RIO DE JANEIRO – Pakistan’s small seven member team heading to Brazil for the Rio Olympics gives a glimpse of how far sports have declined in a country that once stood out on the global stage.
While Pakistan may have bagged a World Cup in both cricket and hockey, its Olympics medal tally stands at a paltry 10 medals due to numerous factors, including the allocation of funds.
Currently, Pakistan has eight medals in field hockey and only two individual honors.
However, the Pakistan Hockey – the most successful group of athletes in the country’s Olympics history – has embarrassingly failed to qualify for this year’s Olympics, making it the first time since they had failed to qualify for the global sporting event since their maiden appearance in the 1948 London Games.
A continental quota helped three Pakistani athletes — shooters Ghulam Mustafa Bashir, Minhal Sohail and judoka Shah Hussain in making their way to Brazil. Four wild card entries were taken up by swimmers Liana Swan and Harris Banday, and athletes Mehboob Ali and Najma Parveen.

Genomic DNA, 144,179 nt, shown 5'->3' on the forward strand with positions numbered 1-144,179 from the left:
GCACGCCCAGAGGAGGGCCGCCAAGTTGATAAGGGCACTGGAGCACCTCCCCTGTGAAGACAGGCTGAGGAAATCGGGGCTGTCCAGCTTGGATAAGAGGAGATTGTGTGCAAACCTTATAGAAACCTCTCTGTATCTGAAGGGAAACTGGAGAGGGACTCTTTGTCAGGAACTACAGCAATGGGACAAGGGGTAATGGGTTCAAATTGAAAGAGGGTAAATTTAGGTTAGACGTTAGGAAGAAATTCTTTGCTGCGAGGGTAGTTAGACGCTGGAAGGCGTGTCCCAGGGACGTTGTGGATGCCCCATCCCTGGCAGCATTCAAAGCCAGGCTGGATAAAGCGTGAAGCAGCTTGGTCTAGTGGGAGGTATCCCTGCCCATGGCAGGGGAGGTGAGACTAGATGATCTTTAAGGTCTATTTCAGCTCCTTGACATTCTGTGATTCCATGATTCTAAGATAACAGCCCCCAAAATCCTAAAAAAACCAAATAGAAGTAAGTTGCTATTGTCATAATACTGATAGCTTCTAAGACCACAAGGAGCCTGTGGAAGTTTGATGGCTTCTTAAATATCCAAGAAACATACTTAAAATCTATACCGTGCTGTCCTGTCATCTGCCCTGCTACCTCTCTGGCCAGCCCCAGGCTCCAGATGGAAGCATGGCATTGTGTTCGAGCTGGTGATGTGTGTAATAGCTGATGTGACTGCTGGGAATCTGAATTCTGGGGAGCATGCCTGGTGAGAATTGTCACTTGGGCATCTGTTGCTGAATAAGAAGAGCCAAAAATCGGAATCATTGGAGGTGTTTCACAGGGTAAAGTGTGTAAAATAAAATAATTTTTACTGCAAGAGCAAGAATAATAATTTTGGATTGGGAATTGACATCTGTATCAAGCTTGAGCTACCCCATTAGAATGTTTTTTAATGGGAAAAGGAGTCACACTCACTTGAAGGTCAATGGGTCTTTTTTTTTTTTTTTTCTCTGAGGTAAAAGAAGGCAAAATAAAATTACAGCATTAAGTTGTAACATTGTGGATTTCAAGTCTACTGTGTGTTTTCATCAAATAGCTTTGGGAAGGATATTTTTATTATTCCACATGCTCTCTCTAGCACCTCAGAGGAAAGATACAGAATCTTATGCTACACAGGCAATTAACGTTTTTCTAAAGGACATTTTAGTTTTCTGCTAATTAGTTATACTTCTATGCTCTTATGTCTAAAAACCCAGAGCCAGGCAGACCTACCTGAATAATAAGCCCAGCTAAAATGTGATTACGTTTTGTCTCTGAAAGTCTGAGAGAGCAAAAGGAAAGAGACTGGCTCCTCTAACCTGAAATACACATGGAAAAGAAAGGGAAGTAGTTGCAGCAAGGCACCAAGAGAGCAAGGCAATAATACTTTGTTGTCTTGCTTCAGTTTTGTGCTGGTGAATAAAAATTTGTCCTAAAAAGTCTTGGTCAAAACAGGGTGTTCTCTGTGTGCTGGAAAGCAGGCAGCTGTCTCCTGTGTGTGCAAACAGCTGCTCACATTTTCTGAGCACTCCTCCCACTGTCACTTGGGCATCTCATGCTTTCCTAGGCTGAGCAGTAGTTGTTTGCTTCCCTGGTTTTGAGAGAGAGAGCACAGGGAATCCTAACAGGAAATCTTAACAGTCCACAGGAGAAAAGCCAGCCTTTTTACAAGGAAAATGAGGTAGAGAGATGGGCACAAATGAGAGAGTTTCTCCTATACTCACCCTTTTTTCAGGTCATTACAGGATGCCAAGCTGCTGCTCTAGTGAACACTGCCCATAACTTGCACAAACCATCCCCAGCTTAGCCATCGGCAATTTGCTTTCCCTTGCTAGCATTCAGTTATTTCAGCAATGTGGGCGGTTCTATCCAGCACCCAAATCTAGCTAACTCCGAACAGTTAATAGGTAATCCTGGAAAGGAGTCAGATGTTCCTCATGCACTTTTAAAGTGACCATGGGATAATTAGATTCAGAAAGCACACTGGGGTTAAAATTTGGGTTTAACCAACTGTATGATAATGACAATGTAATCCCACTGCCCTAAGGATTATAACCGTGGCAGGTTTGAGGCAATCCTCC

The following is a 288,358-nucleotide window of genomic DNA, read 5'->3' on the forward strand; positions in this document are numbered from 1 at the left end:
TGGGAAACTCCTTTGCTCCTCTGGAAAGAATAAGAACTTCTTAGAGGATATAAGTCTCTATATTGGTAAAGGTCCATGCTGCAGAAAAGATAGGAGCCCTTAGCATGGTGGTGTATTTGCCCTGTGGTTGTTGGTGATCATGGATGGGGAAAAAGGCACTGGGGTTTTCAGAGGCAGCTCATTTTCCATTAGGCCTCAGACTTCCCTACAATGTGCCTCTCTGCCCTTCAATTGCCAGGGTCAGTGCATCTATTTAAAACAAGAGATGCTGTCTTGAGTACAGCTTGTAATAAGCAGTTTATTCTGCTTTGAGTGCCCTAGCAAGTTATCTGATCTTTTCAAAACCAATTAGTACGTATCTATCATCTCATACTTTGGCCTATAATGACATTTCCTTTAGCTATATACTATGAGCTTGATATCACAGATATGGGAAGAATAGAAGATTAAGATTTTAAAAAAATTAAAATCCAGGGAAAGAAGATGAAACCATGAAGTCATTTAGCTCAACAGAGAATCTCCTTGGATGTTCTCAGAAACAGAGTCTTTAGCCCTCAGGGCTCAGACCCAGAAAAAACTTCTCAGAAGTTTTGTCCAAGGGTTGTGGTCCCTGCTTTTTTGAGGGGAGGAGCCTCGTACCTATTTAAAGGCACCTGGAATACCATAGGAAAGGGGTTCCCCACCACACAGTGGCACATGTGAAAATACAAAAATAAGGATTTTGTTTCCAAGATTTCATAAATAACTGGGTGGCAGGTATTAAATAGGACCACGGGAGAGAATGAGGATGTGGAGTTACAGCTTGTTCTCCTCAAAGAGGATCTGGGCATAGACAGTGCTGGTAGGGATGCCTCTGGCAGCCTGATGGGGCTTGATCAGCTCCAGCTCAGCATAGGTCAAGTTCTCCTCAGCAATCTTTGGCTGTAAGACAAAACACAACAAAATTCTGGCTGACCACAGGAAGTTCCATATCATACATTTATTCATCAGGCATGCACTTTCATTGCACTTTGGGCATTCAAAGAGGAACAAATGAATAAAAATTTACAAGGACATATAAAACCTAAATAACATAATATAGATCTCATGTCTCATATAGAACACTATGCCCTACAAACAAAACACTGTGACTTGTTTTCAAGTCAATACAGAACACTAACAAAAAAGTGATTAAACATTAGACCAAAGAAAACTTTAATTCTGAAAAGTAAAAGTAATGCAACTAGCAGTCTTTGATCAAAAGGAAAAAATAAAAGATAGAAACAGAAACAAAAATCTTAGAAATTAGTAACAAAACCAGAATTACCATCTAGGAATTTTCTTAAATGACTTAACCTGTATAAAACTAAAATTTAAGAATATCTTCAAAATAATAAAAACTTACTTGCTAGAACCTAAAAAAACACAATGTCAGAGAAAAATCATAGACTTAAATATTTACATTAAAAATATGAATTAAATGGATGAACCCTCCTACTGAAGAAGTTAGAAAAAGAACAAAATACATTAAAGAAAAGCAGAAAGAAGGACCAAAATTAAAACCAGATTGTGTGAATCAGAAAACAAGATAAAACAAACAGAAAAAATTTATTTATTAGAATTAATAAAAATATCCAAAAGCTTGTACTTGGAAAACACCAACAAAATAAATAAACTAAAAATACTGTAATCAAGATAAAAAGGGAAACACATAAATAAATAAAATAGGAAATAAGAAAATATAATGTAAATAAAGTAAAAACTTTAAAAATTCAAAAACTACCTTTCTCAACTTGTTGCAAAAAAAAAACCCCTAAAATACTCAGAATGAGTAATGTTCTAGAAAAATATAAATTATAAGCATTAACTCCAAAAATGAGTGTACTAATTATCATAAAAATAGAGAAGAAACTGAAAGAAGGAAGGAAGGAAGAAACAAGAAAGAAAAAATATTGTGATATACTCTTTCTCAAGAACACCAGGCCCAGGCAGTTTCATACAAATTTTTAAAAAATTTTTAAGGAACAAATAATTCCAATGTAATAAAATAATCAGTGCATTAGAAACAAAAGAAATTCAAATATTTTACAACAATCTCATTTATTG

Observers are of the view that the seven member team will merely represent the country as a formality and pinning hopes on any member of the team would be jumping the gun.
If we look at the funds allocated for sports, the situation is not as bad as our athletes’ performance suggest. Punjab, the country’s most populous province, allocated $50 million in its sports budget for 2016-17, while Khyber Pakthunkhwa, historically home to many of Pakistan’s best athletes, set aside $17 million.
“Funds not reaching deserving athletes and to the sport which has the potential of winning a medal is the most unfortunate thing,” said Ehsan Qureshi, a seasoned sports journalist.
Mohammad Inam, a gold medal winner at the 2010 Commonwealth Games, also expressed his views on the state of sports in the country.
“We need to invest a lot of money if we want to win a medal in Olympics, You can’t win on mere training, you need to compete in various competitions and through that your standard is raised. he asserted.